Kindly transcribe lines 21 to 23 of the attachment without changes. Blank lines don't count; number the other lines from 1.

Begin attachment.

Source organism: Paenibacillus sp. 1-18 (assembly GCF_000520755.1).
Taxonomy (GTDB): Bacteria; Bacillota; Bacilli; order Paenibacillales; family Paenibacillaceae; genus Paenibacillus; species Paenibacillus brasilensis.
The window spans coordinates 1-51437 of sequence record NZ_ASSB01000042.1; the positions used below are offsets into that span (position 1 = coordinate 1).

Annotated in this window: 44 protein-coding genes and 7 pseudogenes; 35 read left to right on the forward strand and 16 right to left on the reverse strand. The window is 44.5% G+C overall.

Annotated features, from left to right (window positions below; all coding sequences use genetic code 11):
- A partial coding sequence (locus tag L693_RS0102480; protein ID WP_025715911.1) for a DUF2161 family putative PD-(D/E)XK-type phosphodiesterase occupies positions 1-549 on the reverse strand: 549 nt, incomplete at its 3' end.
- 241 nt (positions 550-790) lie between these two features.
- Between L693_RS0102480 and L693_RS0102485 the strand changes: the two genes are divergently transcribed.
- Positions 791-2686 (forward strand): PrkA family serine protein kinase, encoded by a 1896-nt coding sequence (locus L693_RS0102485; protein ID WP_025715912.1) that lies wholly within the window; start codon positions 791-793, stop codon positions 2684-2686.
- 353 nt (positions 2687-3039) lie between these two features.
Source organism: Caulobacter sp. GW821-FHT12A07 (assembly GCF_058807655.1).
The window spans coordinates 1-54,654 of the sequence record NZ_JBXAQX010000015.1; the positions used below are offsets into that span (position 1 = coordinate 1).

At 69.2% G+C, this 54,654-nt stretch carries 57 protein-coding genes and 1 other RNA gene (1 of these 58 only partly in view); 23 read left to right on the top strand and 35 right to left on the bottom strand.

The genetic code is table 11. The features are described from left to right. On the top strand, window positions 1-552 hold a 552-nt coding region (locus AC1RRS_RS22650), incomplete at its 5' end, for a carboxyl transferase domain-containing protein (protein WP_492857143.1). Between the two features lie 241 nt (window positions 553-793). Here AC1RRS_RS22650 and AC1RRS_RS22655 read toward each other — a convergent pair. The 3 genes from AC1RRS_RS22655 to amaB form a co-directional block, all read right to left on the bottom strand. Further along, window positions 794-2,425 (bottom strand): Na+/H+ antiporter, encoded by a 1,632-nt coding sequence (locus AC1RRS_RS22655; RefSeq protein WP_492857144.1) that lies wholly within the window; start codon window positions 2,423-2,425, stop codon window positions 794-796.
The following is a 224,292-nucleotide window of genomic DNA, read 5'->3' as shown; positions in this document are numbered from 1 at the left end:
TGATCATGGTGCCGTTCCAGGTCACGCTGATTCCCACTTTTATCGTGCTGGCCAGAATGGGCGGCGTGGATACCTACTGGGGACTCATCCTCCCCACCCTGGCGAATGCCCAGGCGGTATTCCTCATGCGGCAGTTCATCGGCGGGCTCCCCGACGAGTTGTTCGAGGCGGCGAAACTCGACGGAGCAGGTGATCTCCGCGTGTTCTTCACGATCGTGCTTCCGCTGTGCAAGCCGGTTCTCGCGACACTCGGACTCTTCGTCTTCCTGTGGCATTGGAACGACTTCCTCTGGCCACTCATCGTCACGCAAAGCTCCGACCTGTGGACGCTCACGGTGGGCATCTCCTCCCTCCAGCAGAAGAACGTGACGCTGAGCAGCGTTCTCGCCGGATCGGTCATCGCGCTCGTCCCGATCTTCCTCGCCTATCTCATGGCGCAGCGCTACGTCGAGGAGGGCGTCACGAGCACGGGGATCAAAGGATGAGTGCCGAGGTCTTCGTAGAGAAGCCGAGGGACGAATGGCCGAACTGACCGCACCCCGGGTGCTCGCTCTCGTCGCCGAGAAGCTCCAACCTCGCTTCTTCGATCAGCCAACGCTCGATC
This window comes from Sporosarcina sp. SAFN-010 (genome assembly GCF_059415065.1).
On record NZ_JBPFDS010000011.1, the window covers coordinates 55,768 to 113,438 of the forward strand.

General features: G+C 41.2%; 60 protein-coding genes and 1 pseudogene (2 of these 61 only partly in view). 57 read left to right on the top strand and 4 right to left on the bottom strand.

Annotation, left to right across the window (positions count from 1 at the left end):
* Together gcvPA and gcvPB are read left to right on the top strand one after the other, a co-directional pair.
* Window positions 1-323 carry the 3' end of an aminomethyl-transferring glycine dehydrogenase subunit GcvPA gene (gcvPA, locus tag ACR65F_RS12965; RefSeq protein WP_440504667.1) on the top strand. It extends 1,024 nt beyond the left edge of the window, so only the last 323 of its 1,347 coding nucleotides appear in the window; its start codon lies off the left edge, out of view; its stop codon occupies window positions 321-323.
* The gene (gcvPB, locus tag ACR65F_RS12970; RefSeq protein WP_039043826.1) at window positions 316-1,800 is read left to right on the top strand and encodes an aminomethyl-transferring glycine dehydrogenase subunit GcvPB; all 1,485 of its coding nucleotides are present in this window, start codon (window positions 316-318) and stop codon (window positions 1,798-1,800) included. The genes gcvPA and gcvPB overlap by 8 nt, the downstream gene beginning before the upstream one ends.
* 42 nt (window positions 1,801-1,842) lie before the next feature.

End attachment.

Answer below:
* Together gcvPA and gcvPB are read left to right on the top strand one after the other, a co-directional pair.
* Window positions 1-323 carry the 3' end of an aminomethyl-transferring glycine dehydrogenase subunit GcvPA gene (gcvPA, locus tag ACR65F_RS12965; RefSeq protein WP_440504667.1) on the top strand. It extends 1,024 nt beyond the left edge of the window, so only the last 323 of its 1,347 coding nucleotides appear in the window; its start codon lies off the left edge, out of view; its stop codon occupies window positions 321-323.
* The gene (gcvPB, locus tag ACR65F_RS12970; RefSeq protein WP_039043826.1) at window positions 316-1,800 is read left to right on the top strand and encodes an aminomethyl-transferring glycine dehydrogenase subunit GcvPB; all 1,485 of its coding nucleotides are present in this window, start codon (window positions 316-318) and stop codon (window positions 1,798-1,800) included. The genes gcvPA and gcvPB overlap by 8 nt, the downstream gene beginning before the upstream one ends.